Oil prices rose in volatile trade today as worries about tight fuel supplies ahead of winter offset investor concerns about lower demand in China, the world’s biggest crude importer, and further increases in US and European interest rates.
Brent crude had risen 50 cents, or 0.5%, to $94.50 a barrel in early trade. WTI crude increased by 52 cents, or 0.6%, to $88.30 a barrel.
Both contracts fell by more than $1 earlier in the session.
Worries over tighter inventories continue to support prices.
In the US, the Strategic Petroleum Reserve (SPR) fell 8.4 million barrels to 434.1 million barrels in the week ended September 9, the lowest since October 1984, according to data released on Monday by the Department of Energy.
US President Joe Biden in March set a plan to release 1 million barrels per day over six months from the SPR to tackle high US fuel prices, which have contributed to inflation.
US commercial oil stocks are expected to have fallen for five weeks in a row, dropping by around 200,000 barrels in the week to September 9, a preliminary Reuters poll showed yesterday.
The American Petroleum Institute (API), an industry group, will issue its inventory report later this evening. The US Energy Information Administration (EIA) reports tomorrow.
“We remain constructive on oil prices despite intensifying headwinds to demand, as the supply side remains supportive with slower-than-expected U.S. output growth and a proactive OPEC+,” Amarpreet Singh, an energy analyst at Barclays, wrote a note.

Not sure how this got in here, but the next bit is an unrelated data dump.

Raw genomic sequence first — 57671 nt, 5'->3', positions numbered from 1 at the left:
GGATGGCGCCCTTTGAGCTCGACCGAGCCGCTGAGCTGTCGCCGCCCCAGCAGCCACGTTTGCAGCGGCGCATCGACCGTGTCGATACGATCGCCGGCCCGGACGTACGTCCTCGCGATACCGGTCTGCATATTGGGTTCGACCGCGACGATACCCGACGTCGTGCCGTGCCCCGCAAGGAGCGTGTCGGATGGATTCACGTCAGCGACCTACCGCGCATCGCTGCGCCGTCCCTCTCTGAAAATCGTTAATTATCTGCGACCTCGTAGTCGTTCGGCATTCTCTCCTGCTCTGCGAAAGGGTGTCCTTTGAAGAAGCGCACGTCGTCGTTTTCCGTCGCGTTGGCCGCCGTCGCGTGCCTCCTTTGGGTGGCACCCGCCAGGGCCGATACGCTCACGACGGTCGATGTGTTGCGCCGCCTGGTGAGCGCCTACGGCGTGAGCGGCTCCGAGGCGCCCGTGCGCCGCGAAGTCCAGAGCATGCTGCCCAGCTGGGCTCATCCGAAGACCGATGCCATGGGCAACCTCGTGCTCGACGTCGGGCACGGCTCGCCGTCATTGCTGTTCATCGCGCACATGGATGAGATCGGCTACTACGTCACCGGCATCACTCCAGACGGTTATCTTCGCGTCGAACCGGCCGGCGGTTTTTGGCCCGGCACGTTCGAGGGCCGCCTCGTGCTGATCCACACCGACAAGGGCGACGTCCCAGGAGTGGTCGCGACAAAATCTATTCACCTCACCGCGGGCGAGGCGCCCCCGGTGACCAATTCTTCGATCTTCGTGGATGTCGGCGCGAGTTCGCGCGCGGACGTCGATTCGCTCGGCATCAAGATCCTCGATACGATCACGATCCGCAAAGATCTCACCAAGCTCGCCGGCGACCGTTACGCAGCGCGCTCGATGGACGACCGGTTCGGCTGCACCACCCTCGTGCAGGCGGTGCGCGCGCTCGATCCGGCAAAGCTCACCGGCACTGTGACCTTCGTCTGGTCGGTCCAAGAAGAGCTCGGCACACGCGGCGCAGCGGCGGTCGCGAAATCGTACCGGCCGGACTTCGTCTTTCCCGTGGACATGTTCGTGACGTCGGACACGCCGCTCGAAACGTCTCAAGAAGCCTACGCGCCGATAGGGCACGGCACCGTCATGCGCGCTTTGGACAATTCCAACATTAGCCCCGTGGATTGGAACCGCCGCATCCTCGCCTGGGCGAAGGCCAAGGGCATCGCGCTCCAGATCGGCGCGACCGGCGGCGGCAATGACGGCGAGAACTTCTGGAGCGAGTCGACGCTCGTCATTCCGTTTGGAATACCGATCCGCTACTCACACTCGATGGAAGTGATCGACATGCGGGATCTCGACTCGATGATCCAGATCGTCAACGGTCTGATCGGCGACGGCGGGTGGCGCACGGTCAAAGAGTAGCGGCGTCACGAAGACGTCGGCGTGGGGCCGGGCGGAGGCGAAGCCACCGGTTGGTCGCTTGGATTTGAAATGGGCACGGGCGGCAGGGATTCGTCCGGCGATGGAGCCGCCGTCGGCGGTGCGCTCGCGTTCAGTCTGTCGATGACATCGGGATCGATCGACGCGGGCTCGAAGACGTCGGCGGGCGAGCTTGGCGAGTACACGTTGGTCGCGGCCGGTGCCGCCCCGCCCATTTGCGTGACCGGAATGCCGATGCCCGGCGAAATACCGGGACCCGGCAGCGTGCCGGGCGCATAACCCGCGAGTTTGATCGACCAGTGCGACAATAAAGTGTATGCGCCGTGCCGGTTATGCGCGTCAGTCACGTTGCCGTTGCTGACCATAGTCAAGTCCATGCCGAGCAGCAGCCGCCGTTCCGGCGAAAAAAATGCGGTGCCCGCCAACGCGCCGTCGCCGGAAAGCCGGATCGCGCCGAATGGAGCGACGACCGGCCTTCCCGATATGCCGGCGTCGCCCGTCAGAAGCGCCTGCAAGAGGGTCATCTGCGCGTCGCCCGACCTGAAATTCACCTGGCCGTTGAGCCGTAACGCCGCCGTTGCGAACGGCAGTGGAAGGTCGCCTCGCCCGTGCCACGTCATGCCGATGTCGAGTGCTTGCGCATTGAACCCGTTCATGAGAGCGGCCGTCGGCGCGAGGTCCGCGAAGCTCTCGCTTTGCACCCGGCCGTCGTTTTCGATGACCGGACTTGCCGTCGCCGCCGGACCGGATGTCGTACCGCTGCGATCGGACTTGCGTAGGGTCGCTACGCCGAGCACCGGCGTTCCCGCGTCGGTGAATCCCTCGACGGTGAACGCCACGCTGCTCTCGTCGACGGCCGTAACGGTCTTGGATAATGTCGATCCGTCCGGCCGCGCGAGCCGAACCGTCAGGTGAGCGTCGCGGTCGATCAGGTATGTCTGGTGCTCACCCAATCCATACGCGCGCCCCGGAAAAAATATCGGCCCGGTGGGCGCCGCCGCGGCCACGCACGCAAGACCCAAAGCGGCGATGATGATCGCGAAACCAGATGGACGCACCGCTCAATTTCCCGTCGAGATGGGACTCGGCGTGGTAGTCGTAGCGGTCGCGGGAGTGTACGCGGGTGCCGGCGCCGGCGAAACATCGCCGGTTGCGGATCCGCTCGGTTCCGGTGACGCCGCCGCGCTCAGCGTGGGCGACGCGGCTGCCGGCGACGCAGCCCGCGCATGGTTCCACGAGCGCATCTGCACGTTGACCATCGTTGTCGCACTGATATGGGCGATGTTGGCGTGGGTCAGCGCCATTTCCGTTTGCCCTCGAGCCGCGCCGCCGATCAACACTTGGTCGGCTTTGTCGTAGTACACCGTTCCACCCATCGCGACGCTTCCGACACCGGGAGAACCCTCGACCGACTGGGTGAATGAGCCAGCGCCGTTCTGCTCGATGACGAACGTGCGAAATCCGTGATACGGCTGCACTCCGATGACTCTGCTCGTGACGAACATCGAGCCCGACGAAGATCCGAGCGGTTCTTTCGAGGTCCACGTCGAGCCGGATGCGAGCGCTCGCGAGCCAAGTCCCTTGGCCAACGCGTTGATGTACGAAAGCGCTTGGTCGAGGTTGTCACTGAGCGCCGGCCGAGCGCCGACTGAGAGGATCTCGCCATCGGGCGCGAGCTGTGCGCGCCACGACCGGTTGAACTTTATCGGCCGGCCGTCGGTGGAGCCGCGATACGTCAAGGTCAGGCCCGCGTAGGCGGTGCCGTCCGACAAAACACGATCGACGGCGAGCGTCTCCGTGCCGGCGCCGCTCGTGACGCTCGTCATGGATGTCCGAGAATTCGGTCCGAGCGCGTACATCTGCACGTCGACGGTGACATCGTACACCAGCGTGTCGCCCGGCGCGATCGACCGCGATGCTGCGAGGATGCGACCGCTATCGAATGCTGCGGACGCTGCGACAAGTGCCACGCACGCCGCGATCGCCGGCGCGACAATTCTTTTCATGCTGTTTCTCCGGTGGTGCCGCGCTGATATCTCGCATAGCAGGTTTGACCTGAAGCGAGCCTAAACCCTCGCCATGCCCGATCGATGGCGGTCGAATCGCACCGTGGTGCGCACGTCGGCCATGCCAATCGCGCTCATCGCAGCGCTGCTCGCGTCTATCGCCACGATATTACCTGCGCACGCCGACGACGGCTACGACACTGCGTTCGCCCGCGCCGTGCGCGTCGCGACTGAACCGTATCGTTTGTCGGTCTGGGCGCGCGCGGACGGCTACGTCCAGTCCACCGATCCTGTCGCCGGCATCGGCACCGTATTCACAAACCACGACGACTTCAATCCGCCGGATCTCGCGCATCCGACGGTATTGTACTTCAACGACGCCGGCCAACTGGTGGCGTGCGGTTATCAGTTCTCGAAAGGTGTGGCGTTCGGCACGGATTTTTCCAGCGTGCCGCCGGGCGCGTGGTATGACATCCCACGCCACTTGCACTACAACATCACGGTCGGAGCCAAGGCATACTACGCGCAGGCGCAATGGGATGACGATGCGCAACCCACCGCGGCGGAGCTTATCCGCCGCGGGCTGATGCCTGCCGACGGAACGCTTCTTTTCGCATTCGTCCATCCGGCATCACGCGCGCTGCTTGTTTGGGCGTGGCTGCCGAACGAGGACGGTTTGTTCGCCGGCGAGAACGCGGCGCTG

Prospects for a revival of the West’s nuclear deal with Iran remained dim. Germany expressed regret that Tehran had not responded positively to European proposals to revive the 2015 agreement.
US Secretary of State Antony Blinken said that an agreement would be unlikely in the near term.
Capping gains on oil prices today were renewed concerns about lower global fuel demand, as China, the world’s second-largest oil consumer, continues to impose Covid-19 curbs.
The number of trips taken over China’s three-day Mid-Autumn Festival holiday shrank, with tourism revenue also falling, official data showed, as strict Covid-19 rules discouraged people from travelling.
The US consumer price index data is set for release later this afternoon. While expectations are that the core inflation rate may show a peak, the European Central Bank and the Federal Reserve are prepared to increase interest rates further to tackle inflation.
“The odds for the Fed to keep aggressive rate hikes will be strengthened if US CPI comes out hotter than expected,” said Tina Teng, an analyst at CMC Markets.
That could lift the value of the US dollar against other global currencies and make dollar-denominated oil more expensive for investors.